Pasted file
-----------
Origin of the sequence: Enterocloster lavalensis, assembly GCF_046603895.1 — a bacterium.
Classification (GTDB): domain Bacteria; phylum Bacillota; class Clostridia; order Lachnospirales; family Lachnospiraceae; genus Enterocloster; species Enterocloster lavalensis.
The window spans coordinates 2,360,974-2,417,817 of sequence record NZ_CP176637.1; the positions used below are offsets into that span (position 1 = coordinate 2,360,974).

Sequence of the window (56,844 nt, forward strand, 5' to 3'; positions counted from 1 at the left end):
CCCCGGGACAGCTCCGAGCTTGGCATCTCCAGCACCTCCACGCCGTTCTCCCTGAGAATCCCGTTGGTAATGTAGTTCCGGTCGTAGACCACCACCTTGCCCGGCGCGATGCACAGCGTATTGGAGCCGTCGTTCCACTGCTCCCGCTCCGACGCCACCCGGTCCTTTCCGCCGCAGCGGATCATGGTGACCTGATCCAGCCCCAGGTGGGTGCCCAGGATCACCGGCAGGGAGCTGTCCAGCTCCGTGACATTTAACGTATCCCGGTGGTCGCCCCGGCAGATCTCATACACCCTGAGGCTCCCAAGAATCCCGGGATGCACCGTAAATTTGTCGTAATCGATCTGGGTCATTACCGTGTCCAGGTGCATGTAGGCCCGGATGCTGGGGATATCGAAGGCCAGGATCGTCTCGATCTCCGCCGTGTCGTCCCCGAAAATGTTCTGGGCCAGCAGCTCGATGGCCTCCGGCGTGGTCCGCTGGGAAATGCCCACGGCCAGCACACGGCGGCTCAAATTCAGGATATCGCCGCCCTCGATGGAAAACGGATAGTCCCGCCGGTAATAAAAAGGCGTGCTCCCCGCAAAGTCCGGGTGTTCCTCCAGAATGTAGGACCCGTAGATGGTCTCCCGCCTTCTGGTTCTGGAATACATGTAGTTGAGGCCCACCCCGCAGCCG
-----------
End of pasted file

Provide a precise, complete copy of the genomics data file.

Origin of the sequence: Enterocloster lavalensis, assembly GCF_046603895.1 — a bacterium.
Classification (GTDB): domain Bacteria; phylum Bacillota; class Clostridia; order Lachnospirales; family Lachnospiraceae; genus Enterocloster; species Enterocloster lavalensis.
The window spans coordinates 2,360,974-2,417,817 of sequence record NZ_CP176637.1; the positions used below are offsets into that span (position 1 = coordinate 2,360,974).

Sequence of the window (56,844 nt, forward strand, 5' to 3'; positions counted from 1 at the left end):
CCCCGGGACAGCTCCGAGCTTGGCATCTCCAGCACCTCCACGCCGTTCTCCCTGAGAATCCCGTTGGTAATGTAGTTCCGGTCGTAGACCACCACCTTGCCCGGCGCGATGCACAGCGTATTGGAGCCGTCGTTCCACTGCTCCCGCTCCGACGCCACCCGGTCCTTTCCGCCGCAGCGGATCATGGTGACCTGATCCAGCCCCAGGTGGGTGCCCAGGATCACCGGCAGGGAGCTGTCCAGCTCCGTGACATTTAACGTATCCCGGTGGTCGCCCCGGCAGATCTCATACACCCTGAGGCTCCCAAGAATCCCGGGATGCACCGTAAATTTGTCGTAATCGATCTGGGTCATTACCGTGTCCAGGTGCATGTAGGCCCGGATGCTGGGGATATCGAAGGCCAGGATCGTCTCGATCTCCGCCGTGTCGTCCCCGAAAATGTTCTGGGCCAGCAGCTCGATGGCCTCCGGCGTGGTCCGCTGGGAAATGCCCACGGCCAGCACACGGCGGCTCAAATTCAGGATATCGCCGCCCTCGATGGAAAACGGATAGTCCCGCCGGTAATAAAAAGGCGTGCTCCCCGCAAAGTCCGGGTGTTCCTCCAGAATGTAGGACCCGTAGATGGTCTCCCGCCTTCTGGTTCTGGAATACATGTAGTTGAGGCCCACCCCGCAGCCG